Our voices are raised and cheerful. I look to my left at a couple whose date has been highjacked by another couple. Perhaps the second couple have tired of speaking to each other, and they find relief in two new pairs of listening ears.

I look to the bar in front of me. There are two women who look like they’re having a night out, away from the kids and away from their partners. Everyone is beautifully dressed. A man sits at the bar, drinking a beer.

I look to the faces across from me. The four of us laugh. We share stories. We share a meal. How did you two meet, I ask them. They smile and tell me their story. Outside the snow begins to fall, specks of white, lit up in lamp light. The buildings reach up into the sky, into a darkness that hugs the city like a long-lost friend.

I raise my hand to brush the hair from my face. The napkin almost falls from my lap but I catch it just in time to hear a knife clatter to the ground. We all laugh. I hold that laughter in my mind as it already begins to slip away, as it is already the past.

Years later I’ll remember that night. Even then I knew, that laughter and that happiness, they are what connect us, they are what we hold tight when we have nothing to hold on to at the end of our lives.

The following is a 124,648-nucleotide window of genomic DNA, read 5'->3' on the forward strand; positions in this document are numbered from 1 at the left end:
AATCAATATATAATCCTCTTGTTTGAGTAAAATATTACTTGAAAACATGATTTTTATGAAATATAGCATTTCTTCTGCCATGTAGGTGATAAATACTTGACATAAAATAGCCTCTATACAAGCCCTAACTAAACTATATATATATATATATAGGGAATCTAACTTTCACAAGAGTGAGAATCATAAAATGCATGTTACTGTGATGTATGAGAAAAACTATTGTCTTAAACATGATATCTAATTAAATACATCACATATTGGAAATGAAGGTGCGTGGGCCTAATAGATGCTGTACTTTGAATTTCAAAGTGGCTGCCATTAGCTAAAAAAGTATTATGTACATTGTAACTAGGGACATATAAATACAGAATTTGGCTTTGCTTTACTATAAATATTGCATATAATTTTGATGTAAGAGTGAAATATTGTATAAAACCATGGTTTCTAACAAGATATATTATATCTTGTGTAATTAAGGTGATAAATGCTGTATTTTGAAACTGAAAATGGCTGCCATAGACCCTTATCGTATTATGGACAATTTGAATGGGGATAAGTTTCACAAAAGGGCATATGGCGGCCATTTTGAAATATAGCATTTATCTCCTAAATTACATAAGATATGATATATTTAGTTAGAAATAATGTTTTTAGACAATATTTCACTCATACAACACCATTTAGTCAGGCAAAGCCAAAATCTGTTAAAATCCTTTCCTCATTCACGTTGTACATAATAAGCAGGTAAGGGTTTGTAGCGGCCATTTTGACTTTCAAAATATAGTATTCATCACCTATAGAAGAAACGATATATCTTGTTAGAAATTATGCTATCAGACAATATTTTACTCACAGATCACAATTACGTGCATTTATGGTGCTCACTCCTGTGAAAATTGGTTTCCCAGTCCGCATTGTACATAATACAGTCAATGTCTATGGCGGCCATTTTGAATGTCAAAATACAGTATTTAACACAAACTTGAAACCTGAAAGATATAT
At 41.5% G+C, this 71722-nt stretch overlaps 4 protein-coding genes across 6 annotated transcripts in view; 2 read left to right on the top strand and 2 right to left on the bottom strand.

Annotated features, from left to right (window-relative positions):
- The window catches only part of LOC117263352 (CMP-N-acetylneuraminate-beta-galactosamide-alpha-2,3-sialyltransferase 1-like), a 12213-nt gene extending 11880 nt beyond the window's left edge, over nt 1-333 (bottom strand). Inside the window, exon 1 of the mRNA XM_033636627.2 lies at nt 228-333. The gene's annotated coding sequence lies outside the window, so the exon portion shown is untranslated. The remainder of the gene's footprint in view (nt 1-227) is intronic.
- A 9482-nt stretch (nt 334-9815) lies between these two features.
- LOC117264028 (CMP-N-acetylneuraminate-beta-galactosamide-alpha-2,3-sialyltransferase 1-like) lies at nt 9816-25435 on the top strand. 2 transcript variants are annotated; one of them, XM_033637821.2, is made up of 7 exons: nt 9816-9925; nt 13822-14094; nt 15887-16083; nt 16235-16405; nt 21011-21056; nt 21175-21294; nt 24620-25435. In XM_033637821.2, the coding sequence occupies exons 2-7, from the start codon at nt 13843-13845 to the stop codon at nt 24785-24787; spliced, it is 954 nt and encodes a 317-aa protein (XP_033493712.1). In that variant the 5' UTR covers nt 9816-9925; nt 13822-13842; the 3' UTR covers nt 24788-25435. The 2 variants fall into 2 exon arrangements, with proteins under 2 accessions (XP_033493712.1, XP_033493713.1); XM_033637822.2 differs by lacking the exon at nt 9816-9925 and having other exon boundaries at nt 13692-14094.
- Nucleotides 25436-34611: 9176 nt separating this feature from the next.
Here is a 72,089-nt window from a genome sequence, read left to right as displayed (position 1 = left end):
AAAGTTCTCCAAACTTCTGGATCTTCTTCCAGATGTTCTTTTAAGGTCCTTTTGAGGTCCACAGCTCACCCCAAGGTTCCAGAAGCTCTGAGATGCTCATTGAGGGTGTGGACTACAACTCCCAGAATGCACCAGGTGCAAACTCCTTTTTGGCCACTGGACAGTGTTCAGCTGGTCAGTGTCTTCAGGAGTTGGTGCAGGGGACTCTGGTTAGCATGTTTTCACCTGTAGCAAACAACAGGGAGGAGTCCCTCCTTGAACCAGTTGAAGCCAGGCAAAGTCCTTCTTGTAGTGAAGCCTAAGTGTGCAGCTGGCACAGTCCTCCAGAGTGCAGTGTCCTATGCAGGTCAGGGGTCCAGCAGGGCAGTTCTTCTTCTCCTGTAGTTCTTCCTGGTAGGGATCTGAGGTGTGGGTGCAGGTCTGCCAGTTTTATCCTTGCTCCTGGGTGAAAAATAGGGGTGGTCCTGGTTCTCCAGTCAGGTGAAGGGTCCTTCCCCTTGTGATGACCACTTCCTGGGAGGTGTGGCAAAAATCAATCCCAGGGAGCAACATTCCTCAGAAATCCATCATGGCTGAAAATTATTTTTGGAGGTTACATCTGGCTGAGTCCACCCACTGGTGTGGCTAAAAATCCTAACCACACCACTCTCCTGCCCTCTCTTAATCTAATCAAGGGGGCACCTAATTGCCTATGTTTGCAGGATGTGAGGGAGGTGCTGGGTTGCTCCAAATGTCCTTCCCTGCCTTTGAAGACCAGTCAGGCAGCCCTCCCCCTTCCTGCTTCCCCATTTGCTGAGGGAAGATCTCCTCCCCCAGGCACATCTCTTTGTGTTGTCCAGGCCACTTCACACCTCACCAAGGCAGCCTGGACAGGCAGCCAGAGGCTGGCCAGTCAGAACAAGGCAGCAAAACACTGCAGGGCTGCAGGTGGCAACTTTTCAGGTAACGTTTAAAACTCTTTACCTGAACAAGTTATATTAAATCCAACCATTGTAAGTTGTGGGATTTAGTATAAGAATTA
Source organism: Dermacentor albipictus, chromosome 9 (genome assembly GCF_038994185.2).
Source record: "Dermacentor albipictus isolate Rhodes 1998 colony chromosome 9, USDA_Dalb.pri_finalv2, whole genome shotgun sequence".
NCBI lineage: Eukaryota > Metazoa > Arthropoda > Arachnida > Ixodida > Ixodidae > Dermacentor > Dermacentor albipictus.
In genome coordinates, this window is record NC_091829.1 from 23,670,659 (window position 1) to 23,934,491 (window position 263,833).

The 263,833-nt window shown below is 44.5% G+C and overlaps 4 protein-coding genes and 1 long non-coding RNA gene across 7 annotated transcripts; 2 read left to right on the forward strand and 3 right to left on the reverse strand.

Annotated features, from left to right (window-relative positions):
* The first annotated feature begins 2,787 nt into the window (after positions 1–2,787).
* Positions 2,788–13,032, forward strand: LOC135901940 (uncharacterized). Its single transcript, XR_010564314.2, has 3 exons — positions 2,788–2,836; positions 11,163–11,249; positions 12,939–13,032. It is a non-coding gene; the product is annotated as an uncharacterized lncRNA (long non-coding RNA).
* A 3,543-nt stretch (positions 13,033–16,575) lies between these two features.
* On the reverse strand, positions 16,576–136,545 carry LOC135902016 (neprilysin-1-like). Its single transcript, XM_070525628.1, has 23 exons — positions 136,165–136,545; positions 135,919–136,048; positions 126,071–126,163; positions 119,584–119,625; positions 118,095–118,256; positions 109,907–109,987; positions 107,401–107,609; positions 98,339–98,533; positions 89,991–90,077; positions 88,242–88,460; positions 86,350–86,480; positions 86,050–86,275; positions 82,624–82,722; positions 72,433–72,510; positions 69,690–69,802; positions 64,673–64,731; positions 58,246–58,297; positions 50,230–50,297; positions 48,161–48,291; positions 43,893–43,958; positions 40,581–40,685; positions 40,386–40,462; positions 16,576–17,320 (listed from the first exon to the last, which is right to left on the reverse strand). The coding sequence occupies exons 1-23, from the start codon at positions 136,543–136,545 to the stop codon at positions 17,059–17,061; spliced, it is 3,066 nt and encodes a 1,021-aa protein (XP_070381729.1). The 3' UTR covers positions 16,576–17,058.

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Are you happy?

it is like this with love_black and white

Are you happy?
Nokyoung Xayasane

I have these dreams still —
two years later.
You are pushing a pram,
inside
are four small babies,
stacked
one on top
of each other.

I wanted to know
if you were happy.
You seemed happy,
pushing that pram
along the roadside.
Where was he?
I wondered.

Are you happy, I asked him.
I’m happy, he said.

In another dream,
the two of you
were at a wedding.
You were laughing,
and he was brushing
a lock of hair
from your face.
All our friends were there.
Everyone was happy.